I arrived in the middle of the night in Yekaterinburg. I booked with the Art Hostel in Yekaterinburg. Now, I just needed to find it.
The Trans Siberian Railway had brought me to Yekaterinburg all the way from Moscow. When I left the station at 4 am, the streets and the square in front of the station were desolate. I tried to get a driver with Uber, but that didn’t work at first. I could see the driver approaching on the map on my phone, but it was as if he failed to reach me. There was no choice, but to cancel, take a local cab, and ten minutes later I was on my way to the hotel.
Finding the Art hostel
I booked the hotel during a stop with the train via hotels.com. An employee reached out via Whatsapp earlier in the day, so at least I expected them to know I was arriving. When the driver entered a very small and dark alley and told me the hotel was here, I called them from within the car. There was no sign anywhere indicating a hotel anywhere in the buildings we are standing in front of. The address, however, checks out… The girl on the phone speaks very poor English, so I give my phone to the driver. She insists that we’re at the right place and that she’ll pick me up at the street.
The girl arrives at the car and walks me to a building. No sign still from a hotel. She opens the door of the building and walks me five flights of stairs to an apartment door. Behind that door was an improvised reception desk, and a couple of doors with names of rooms. She shows me a room with a bed, and I crash there. Since the room had no curtains, I woke up early. The next morning I take a good look at the place, and I assume this is an illegal hostel. The capitalism and the excesses, this must be that other Russia. I’m the only western guest staying here. One night was done, one to go.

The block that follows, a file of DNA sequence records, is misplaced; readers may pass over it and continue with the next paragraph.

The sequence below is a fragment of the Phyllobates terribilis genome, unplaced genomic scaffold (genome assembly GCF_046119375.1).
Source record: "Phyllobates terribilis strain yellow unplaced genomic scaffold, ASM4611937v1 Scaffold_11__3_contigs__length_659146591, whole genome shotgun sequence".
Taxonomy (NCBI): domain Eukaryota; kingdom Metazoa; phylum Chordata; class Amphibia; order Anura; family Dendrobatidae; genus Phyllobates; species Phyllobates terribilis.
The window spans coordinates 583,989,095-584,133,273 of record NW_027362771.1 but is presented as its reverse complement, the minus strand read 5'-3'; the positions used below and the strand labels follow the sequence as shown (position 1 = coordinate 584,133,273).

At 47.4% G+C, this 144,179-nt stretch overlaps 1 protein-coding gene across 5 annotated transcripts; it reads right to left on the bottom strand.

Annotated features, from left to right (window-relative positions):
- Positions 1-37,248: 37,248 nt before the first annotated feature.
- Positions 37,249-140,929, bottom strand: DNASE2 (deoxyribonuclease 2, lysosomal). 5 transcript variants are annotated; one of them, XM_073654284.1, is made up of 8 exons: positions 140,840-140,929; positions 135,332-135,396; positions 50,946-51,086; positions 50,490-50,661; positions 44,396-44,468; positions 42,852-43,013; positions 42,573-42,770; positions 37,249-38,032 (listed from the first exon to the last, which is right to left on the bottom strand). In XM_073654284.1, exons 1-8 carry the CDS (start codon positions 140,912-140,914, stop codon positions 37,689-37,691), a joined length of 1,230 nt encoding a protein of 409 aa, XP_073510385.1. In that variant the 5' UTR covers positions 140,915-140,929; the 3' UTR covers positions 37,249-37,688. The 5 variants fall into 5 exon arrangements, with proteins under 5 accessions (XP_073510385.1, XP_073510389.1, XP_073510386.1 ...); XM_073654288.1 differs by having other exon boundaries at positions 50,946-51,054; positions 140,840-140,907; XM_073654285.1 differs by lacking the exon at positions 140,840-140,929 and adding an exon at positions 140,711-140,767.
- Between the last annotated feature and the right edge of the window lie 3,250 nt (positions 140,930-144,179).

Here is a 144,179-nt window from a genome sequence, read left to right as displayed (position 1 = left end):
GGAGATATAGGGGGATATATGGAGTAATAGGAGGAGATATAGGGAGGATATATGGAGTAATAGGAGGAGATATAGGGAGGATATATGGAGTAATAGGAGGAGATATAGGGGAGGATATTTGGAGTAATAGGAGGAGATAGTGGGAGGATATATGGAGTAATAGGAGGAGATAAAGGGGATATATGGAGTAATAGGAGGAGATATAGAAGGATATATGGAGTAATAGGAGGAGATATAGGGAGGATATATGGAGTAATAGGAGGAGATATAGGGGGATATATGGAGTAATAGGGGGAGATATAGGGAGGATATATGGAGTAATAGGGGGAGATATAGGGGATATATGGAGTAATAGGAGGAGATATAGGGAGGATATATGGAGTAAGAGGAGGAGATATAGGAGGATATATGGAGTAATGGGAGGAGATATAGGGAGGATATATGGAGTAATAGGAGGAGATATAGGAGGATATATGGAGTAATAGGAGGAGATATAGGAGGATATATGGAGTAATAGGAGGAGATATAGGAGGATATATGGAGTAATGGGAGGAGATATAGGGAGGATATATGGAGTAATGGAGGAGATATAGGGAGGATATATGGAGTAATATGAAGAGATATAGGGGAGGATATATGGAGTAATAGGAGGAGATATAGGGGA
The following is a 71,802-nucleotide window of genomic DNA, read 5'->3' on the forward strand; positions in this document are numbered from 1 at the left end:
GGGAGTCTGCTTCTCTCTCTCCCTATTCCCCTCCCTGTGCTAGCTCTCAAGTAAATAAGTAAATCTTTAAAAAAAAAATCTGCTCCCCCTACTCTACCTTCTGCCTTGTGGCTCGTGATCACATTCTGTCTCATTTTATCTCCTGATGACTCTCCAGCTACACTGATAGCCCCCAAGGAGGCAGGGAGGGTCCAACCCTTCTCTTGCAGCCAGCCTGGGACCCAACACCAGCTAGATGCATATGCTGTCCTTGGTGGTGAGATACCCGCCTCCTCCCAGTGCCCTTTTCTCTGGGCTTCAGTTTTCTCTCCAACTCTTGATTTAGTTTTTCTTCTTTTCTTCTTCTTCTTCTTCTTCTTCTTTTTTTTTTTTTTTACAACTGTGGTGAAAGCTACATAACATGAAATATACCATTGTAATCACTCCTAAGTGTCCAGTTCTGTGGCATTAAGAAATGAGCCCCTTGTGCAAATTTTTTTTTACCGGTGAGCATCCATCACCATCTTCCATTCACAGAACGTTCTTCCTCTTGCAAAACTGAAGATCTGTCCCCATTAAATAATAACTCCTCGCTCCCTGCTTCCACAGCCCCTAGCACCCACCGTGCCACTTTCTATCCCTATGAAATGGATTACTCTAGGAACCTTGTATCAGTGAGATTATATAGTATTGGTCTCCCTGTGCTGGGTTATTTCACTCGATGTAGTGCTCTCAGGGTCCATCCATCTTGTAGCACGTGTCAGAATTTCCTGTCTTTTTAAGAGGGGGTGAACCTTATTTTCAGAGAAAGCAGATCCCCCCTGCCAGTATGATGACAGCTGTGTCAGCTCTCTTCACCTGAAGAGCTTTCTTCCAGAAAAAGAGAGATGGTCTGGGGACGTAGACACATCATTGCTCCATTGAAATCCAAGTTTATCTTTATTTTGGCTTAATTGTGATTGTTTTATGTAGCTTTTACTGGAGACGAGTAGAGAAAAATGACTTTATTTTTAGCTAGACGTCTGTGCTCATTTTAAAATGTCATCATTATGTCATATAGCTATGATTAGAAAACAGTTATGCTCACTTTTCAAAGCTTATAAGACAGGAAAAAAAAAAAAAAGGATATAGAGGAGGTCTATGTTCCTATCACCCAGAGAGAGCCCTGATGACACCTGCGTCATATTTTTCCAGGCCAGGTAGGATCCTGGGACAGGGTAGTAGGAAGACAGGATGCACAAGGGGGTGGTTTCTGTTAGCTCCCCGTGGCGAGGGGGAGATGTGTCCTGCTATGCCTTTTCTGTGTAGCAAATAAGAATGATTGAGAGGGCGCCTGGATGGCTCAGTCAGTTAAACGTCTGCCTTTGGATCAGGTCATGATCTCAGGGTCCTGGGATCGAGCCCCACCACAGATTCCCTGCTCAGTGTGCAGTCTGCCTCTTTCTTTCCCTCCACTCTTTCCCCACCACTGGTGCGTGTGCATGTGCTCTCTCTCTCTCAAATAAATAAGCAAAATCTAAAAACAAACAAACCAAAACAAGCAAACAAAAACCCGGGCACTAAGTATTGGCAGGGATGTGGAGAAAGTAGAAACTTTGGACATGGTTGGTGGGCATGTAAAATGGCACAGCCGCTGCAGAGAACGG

A different city
When I walk the street of Yekaterinburg with the camera, the reactions are a bit different than what I was used to in Moscow. The 1800 kilometer I crossed brought me from the “free” Moscow to the rather old-fashioned thinking Yekaterinburg. It will not stop me to discover this city and the surroundings a bit further. The Art Hostel proves to be, despite its rather weird situation, not a bad place to discover the city.
Update May 2018 – I get word that the Art Hostel has closed in its old location and has moved. I’ll update if and when the owners get back to me.
Koen Blanquart is a strategy consultant, journalist, and author.
Wanderlust is one of his driving factors, and he shares his travels here on Boarding Today. Koen is also the skipper of SV Bagabonda, a sailing vessel making a slow circumvention of the globe..
Koen recently published a book on how to manage a remote team: The Suitcase Office.